# denoising - with gamma > 0, the latent norm is encouraged not to blow up, and the default parameters are stable.
python solve_denoising.py -prior glow -experiment exp2 -dataset celeba -model celeba \
-gamma 0.75 -batchsize 1

# inpainting
python solve_inpainting.py -experiment exp3 -dataset celeba -prior glow -model celeba \
-lr 0.01 -gamma 0 -init_std 0 -batchsize 1 -steps 50



Run all experiments from paper

To reproduce all experiments from paper, run all the shell scripts in the folder run/ from the root directory of the project. For example,

# reproduce results of cs on out-of-distribution (ood) using glow prior
./run/run_ood_cs_glow_main.sh

# reproduce results of denoising on celeba using glow prior at noise level 0.1
./run/run_celeba_denoising_glow_noisestd_0.10.sh



Generate Plots from paper

All experiments from paper have been compiled as *.csv files in plot/csv/ to reproduce plots from paper. Plots and their generating codes have been provided in plots.ipynb notebook.




Custom Datasets

To run experiments on any custom set of images, simply place the new set of images in the test_images folder with directory hierarchy matching the other image folders. The folder structure should be like test_images/{custom}/imgs/. See example below.

# run cs on custom images using glow trained on celeba for m=5000 and gamma=0
python solve_cs.py -experiment exp4 -dataset {custom} -prior glow -model celeba \
-m 5000 -gamma 0 -init_std 0 -device cuda



It is preferred that you align face images for best results.




Align Face Images

First download this file and place in align_faces/ directory. To align face images, simply run align_faces/align_face.py as shown below.

python align_faces/align_faces.py -input {path_to_image} -output {path_to_output}



Dependencies

  1. ubuntu==18.04
  2. python==3.6
  3. pytorch==1.0
  4. torchvision==0.2.1
  5. tensorflow==1.12
  6. numpy
  7. matplotlib
  8. scikit-image
  9. pillow
  10. scikit-learn
  11. easydict
  12. scipy
  13. glob
  14. pandas
  15. tqdm



Citation

If you find our work useful in your research or publication, please cite it:

@incollection{icml2020_2655,
 abstract = {Trained generative models have shown remarkable performance as priors for inverse problems in imaging.  For example, Generative Adversarial Network priors permit recovery of test images from 5-10x fewer measurements than sparsity priors.  Unfortunately, these models may be unable to represent any particular image because of architectural choices, mode collapse, and bias in the training dataset. In this paper, we demonstrate that invertible neural networks, which have zero representation error by design, can be effective natural signal priors at inverse problems such as denoising, compressive sensing, and inpainting.  Given a trained generative model, we study the empirical risk formulation of the desired inverse problem under a regularization that promotes high likelihood images, either directly by penalization or algorithmically by initialization. For compressive sensing, invertible priors can yield higher accuracy than sparsity priors across almost all undersampling ratios.  For the same accuracy on test images, they can use 10-20x fewer measurements.  We demonstrate that invertible priors can yield better reconstructions than GAN priors for images that have rare features of variation within the biased training set, including out-of-distribution natural images.  We additionally compare performance for compressive sensing to unlearned methods, such as the deep decoder, and we establish theoretical bounds on expected recovery error in the case of a linear invertible model.},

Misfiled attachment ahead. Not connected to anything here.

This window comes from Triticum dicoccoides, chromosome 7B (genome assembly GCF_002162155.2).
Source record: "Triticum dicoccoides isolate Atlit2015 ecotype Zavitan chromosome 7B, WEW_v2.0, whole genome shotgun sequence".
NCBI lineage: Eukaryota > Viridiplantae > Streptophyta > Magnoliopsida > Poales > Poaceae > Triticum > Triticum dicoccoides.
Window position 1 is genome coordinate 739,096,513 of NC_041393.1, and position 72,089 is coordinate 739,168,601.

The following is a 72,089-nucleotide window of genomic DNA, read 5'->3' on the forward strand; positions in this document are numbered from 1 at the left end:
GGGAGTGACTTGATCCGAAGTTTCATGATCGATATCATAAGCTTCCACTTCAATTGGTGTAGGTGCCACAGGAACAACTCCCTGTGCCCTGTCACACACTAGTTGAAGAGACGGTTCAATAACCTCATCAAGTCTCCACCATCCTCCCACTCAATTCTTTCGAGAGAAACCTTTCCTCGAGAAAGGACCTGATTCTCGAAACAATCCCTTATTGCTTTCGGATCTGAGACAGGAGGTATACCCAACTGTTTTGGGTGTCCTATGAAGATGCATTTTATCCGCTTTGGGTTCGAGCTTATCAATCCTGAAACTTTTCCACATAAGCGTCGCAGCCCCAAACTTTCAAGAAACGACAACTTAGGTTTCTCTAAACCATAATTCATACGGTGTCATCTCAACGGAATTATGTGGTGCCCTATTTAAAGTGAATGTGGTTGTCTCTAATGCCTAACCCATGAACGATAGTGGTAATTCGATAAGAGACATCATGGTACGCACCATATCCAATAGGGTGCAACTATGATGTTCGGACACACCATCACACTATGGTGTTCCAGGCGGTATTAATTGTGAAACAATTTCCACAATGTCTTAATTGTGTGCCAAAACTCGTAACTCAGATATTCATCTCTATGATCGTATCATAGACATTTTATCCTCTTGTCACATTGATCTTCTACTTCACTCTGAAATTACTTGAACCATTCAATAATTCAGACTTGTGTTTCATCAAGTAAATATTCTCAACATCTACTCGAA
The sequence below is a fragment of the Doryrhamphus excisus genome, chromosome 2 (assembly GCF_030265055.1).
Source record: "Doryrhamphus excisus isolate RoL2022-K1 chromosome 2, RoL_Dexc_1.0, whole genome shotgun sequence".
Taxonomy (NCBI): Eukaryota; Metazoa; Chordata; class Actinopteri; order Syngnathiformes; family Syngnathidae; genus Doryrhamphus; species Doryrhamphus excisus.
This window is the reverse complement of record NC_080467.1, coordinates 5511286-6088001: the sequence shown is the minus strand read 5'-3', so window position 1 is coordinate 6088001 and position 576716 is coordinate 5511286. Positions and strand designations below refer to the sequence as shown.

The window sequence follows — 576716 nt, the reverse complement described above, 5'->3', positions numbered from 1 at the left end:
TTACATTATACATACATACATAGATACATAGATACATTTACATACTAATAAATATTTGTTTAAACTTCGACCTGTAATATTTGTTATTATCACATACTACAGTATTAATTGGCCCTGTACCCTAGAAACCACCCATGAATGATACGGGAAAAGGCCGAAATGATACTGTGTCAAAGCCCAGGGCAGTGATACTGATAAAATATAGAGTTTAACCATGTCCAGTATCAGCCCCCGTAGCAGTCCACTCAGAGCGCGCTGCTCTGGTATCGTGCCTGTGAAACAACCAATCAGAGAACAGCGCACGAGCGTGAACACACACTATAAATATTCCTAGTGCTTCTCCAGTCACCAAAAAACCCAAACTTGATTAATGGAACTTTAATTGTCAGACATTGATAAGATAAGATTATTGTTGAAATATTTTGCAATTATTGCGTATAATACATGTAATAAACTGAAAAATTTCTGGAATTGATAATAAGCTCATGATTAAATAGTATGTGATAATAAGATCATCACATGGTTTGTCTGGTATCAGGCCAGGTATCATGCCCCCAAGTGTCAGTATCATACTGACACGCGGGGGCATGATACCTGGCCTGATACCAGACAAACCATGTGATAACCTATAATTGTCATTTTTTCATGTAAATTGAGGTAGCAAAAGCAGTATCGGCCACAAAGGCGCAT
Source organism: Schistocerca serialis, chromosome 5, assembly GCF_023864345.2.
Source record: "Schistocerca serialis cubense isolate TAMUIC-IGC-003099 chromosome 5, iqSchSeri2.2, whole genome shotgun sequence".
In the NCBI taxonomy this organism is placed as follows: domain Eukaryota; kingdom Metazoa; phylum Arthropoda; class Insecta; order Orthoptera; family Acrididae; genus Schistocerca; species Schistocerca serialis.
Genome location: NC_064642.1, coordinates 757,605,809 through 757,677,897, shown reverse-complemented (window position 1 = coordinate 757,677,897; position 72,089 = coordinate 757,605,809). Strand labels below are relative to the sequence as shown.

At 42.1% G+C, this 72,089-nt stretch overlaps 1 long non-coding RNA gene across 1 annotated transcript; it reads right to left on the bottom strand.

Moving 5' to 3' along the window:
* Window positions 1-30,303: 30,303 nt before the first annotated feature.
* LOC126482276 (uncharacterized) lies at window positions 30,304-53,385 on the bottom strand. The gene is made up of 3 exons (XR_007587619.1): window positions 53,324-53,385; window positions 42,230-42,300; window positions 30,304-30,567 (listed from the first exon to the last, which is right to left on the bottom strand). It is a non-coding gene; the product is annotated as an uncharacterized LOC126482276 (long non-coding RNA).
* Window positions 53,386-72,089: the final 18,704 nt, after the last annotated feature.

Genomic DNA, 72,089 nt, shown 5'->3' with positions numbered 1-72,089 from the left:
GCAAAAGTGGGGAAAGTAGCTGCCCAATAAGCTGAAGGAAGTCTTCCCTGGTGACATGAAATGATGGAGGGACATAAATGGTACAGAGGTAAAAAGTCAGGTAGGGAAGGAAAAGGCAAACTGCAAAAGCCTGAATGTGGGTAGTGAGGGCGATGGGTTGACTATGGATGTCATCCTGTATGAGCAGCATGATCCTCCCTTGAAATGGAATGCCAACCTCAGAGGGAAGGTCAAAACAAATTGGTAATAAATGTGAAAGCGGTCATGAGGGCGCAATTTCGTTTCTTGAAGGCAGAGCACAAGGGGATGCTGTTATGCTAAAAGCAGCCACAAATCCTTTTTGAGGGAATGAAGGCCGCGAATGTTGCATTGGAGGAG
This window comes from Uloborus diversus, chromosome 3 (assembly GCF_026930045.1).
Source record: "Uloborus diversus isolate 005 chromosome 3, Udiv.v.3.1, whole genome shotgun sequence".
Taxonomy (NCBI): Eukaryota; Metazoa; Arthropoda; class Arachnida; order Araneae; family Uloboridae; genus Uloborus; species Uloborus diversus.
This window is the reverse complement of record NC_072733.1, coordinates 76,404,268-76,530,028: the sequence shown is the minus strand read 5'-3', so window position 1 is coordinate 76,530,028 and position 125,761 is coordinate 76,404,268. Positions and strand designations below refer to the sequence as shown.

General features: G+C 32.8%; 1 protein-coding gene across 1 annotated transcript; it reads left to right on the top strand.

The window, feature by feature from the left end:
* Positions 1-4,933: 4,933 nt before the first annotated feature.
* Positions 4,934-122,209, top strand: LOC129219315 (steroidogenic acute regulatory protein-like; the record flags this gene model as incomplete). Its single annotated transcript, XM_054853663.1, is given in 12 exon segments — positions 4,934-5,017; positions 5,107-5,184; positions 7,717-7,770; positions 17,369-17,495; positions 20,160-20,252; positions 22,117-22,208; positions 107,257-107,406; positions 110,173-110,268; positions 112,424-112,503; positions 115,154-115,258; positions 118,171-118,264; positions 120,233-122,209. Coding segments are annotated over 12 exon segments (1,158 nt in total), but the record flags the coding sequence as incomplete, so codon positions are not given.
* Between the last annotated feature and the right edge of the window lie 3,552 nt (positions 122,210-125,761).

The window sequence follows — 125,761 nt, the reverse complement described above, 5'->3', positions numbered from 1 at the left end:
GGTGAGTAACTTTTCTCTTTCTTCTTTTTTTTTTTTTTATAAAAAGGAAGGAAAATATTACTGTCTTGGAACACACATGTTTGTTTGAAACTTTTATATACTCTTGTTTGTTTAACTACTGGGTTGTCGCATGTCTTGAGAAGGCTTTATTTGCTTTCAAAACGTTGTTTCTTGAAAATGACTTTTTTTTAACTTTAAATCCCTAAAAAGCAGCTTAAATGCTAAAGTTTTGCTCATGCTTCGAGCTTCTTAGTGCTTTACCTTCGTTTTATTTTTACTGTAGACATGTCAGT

author = {Asim, Muhammad and Daniels, Max and Leong, Oscar and Hand, Paul and Ahmed, Ali},
 booktitle = {Proceedings of Machine Learning and Systems 2020},
 pages = {4577--4587},
 title = {Invertible generative models for inverse problems: mitigating representation error and dataset bias},
 year = {2020}
}

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Code to reproduce results from "Invertible generative models for inverse problems: mitigating representation error and dataset bias"